Increasing Numbers of Cosmetic Procedures Prompt Workplace Guidelines
An April article in Reuters lays out a number of excellent guidelines that can help facilitate comfortable conversation about cosmetic surgery in the workplace, particularly when involving those who undergo surgery themselves.
According to The Wall Street Journal, more people are undergoing cosmetic surgery than ever before, prompting a number of developments to the industry as well as requisite shifts in conversational etiquette.
Increasing Cosmetic Procedures May Require Guidelines for Comfortable Discussions
The Reuters article quotes Dr. Mary Lee Peters, a Seattle-based cosmetic surgeon, who said that having these procedures “takes on a polarizing effect like religion or politics. People have very strong opinions about it. There is no getting around it and no denying it. It is foolish to pretend that comfort in one’s body doesn’t matter. The people most likely to deny it are mostly uncomfortable with their own appearance.”
The guidelines discussed in the article include some commonsense advice, such as “don’t ask,” “don’t judge,” and “don’t gossip.” General wisdom advises those who suspect someone has undergone cosmetic surgery to let the potential patient bring it up in their own time.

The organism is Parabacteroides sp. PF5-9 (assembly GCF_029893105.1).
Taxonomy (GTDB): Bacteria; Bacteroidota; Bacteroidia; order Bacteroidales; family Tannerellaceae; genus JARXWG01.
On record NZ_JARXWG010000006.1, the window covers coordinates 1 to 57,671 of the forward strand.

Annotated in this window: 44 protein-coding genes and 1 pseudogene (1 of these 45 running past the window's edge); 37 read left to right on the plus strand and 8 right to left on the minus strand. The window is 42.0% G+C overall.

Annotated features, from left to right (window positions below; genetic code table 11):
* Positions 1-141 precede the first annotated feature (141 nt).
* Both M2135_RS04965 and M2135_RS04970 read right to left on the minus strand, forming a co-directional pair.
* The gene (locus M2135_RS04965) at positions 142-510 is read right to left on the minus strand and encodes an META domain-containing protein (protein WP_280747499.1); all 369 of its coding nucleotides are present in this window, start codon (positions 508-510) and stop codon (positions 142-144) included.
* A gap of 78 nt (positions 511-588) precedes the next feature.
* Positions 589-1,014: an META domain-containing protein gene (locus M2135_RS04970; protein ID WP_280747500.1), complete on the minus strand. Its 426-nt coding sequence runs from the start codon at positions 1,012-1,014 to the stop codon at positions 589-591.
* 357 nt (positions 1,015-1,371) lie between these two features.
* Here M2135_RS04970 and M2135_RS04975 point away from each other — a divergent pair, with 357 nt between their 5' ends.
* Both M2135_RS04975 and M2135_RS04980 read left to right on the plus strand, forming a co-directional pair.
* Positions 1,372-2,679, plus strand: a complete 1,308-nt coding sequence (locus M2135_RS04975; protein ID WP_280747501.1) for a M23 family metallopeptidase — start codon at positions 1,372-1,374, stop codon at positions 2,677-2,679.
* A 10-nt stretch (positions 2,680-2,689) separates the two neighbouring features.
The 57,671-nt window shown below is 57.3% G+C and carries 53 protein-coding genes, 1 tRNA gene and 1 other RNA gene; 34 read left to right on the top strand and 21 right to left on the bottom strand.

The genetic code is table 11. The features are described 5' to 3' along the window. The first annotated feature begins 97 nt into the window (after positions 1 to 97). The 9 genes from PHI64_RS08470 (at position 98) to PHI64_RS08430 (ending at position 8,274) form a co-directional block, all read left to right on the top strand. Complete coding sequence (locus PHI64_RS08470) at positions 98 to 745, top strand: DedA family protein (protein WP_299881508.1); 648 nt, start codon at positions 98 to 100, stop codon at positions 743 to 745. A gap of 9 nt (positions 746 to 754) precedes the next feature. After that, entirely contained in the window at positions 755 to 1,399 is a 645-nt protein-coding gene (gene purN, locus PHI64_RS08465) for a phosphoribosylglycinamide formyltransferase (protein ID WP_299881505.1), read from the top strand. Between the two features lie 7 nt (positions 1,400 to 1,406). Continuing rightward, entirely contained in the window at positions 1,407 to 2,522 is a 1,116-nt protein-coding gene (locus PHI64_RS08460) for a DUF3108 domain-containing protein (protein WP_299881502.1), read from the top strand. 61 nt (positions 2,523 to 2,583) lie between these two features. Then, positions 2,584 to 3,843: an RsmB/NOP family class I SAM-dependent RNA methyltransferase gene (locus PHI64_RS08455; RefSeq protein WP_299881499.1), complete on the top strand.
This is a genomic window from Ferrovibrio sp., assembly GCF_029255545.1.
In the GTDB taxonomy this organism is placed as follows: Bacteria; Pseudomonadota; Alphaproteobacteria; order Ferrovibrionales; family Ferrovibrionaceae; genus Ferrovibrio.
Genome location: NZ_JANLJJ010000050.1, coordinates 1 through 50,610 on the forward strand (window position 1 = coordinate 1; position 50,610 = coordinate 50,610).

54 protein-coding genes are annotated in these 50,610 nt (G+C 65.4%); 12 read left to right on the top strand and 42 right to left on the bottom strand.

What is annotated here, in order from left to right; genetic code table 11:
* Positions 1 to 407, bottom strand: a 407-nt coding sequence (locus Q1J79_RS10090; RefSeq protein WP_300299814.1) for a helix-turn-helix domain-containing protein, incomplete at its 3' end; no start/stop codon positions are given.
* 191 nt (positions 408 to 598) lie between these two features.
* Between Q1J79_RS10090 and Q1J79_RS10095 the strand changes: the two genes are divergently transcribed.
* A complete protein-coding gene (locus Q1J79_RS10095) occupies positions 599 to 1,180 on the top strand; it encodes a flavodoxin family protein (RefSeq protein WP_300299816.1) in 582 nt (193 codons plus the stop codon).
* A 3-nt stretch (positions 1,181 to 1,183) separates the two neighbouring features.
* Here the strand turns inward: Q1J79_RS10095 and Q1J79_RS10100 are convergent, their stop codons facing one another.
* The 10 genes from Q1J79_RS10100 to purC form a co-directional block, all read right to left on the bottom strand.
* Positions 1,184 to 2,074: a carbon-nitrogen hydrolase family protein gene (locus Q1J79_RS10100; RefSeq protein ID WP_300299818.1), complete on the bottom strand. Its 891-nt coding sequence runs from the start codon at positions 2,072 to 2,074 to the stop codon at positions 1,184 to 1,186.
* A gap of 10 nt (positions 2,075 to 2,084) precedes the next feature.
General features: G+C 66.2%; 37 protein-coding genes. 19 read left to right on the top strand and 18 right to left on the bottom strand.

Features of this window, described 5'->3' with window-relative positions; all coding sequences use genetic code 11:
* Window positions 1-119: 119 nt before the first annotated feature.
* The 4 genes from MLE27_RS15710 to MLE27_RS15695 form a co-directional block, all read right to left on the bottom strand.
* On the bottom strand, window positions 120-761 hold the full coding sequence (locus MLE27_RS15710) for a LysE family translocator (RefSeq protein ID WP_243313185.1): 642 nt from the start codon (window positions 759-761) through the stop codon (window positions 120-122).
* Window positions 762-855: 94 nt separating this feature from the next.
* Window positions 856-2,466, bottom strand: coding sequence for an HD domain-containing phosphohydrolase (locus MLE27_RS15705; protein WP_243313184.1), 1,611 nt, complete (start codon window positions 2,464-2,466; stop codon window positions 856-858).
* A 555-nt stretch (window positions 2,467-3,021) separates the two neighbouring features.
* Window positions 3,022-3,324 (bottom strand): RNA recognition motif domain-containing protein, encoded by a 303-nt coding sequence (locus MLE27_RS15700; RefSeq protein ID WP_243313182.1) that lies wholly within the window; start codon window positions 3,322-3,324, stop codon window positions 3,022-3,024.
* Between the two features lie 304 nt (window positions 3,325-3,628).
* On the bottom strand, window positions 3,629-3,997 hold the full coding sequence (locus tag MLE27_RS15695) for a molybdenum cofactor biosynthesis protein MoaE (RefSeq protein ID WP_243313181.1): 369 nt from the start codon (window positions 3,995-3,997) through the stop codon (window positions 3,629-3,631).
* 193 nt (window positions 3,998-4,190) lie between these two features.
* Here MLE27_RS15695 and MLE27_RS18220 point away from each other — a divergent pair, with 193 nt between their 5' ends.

Once the subject has been broached, it is best to focus on the health side of the discussion, asking the patient how they are feeling, how their recovery has been, and how they personally feel about the results of the procedure. Asking these supportive questions is one of the best ways to be an empathetic and interested listener. If the patient remarks on a dissatisfaction with the procedure, it is best to say something along the lines of, “I see what you mean, but only when you point it out.”
In Dr. Peters’ opinion, “It’s like choosing butter over olive oil, or vice versa. If you want to do it, and you are able to, why would that be any different from using resources to go to Europe or anywhere else?”